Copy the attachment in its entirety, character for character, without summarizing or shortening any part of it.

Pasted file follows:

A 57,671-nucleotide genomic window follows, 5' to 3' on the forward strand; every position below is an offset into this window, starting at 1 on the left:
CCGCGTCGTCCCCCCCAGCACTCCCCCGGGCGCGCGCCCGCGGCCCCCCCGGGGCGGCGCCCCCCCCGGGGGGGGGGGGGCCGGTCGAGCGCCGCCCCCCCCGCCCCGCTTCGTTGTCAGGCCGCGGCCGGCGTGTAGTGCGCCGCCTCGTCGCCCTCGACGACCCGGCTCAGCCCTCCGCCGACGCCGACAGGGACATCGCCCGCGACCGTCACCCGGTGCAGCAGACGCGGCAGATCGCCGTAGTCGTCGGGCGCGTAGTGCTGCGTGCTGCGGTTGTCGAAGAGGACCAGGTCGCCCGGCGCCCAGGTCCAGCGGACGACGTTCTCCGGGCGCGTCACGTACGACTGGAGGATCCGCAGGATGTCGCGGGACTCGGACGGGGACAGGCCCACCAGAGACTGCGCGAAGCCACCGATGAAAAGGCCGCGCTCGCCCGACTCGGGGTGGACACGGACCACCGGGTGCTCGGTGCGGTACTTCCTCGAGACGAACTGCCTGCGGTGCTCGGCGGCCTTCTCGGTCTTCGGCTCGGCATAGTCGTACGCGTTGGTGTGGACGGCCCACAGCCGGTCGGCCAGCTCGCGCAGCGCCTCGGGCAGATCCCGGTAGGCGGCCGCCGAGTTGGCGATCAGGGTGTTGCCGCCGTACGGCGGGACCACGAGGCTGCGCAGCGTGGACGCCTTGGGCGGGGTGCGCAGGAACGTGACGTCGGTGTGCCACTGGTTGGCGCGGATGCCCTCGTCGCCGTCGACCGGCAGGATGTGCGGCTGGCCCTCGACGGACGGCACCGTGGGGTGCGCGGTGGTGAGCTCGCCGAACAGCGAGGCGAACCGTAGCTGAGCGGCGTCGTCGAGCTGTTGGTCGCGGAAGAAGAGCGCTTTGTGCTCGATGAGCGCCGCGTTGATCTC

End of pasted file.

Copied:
A 57,671-nucleotide genomic window follows, 5' to 3' on the forward strand; every position below is an offset into this window, starting at 1 on the left:
CCGCGTCGTCCCCCCCAGCACTCCCCCGGGCGCGCGCCCGCGGCCCCCCCGGGGCGGCGCCCCCCCCGGGGGGGGGGGGGCCGGTCGAGCGCCGCCCCCCCCGCCCCGCTTCGTTGTCAGGCCGCGGCCGGCGTGTAGTGCGCCGCCTCGTCGCCCTCGACGACCCGGCTCAGCCCTCCGCCGACGCCGACAGGGACATCGCCCGCGACCGTCACCCGGTGCAGCAGACGCGGCAGATCGCCGTAGTCGTCGGGCGCGTAGTGCTGCGTGCTGCGGTTGTCGAAGAGGACCAGGTCGCCCGGCGCCCAGGTCCAGCGGACGACGTTCTCCGGGCGCGTCACGTACGACTGGAGGATCCGCAGGATGTCGCGGGACTCGGACGGGGACAGGCCCACCAGAGACTGCGCGAAGCCACCGATGAAAAGGCCGCGCTCGCCCGACTCGGGGTGGACACGGACCACCGGGTGCTCGGTGCGGTACTTCCTCGAGACGAACTGCCTGCGGTGCTCGGCGGCCTTCTCGGTCTTCGGCTCGGCATAGTCGTACGCGTTGGTGTGGACGGCCCACAGCCGGTCGGCCAGCTCGCGCAGCGCCTCGGGCAGATCCCGGTAGGCGGCCGCCGAGTTGGCGATCAGGGTGTTGCCGCCGTACGGCGGGACCACGAGGCTGCGCAGCGTGGACGCCTTGGGCGGGGTGCGCAGGAACGTGACGTCGGTGTGCCACTGGTTGGCGCGGATGCCCTCGTCGCCGTCGACCGGCAGGATGTGCGGCTGGCCCTCGACGGACGGCACCGTGGGGTGCGCGGTGGTGAGCTCGCCGAACAGCGAGGCGAACCGTAGCTGAGCGGCGTCGTCGAGCTGTTGGTCGCGGAAGAAGAGCGCTTTGTGCTCGATGAGCGCCGCGTTGATCTC